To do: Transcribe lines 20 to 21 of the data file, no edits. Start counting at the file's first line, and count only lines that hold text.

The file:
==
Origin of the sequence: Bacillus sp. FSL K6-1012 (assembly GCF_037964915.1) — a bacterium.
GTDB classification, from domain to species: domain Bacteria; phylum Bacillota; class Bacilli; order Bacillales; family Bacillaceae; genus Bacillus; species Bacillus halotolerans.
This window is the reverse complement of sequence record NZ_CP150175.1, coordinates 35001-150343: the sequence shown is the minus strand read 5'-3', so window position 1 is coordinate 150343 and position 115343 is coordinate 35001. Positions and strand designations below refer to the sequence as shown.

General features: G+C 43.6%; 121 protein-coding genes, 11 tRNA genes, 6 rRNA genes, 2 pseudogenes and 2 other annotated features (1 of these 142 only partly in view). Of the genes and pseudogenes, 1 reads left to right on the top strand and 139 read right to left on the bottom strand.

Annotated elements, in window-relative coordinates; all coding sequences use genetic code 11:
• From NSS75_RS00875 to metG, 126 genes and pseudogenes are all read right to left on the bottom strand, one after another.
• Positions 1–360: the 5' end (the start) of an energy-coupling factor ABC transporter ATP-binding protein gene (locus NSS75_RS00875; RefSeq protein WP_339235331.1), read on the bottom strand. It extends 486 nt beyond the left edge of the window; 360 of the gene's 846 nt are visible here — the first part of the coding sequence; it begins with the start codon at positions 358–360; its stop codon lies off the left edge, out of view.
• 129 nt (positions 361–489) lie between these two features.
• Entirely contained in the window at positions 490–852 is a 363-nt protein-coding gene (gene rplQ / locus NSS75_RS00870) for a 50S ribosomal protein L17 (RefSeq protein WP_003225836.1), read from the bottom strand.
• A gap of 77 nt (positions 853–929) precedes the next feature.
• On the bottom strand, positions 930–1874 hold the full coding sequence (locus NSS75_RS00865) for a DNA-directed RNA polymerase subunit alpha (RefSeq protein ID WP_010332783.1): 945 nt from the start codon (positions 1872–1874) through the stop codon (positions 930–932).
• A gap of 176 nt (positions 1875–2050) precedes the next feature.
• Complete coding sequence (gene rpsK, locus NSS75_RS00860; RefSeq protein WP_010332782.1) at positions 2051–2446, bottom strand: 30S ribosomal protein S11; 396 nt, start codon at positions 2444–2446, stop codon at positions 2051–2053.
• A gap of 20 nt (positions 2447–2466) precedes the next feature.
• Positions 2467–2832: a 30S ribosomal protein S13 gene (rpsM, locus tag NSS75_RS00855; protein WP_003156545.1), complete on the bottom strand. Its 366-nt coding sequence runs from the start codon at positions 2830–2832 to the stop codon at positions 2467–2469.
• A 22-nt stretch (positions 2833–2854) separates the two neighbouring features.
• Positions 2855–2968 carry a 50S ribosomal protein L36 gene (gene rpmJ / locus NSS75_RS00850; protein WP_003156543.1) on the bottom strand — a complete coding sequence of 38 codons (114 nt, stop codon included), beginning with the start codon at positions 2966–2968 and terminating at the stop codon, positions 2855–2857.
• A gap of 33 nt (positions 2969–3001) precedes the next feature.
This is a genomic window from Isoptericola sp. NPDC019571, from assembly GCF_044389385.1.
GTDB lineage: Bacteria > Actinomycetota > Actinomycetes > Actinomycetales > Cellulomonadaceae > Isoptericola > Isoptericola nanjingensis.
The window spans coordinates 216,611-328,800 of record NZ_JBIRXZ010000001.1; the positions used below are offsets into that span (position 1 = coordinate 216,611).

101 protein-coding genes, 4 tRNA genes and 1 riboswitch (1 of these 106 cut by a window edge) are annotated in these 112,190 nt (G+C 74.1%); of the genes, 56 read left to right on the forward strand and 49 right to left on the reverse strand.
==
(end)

GTDB lineage: Bacteria > Actinomycetota > Actinomycetes > Actinomycetales > Cellulomonadaceae > Isoptericola > Isoptericola nanjingensis.
The window spans coordinates 216,611-328,800 of record NZ_JBIRXZ010000001.1; the positions used below are offsets into that span (position 1 = coordinate 216,611).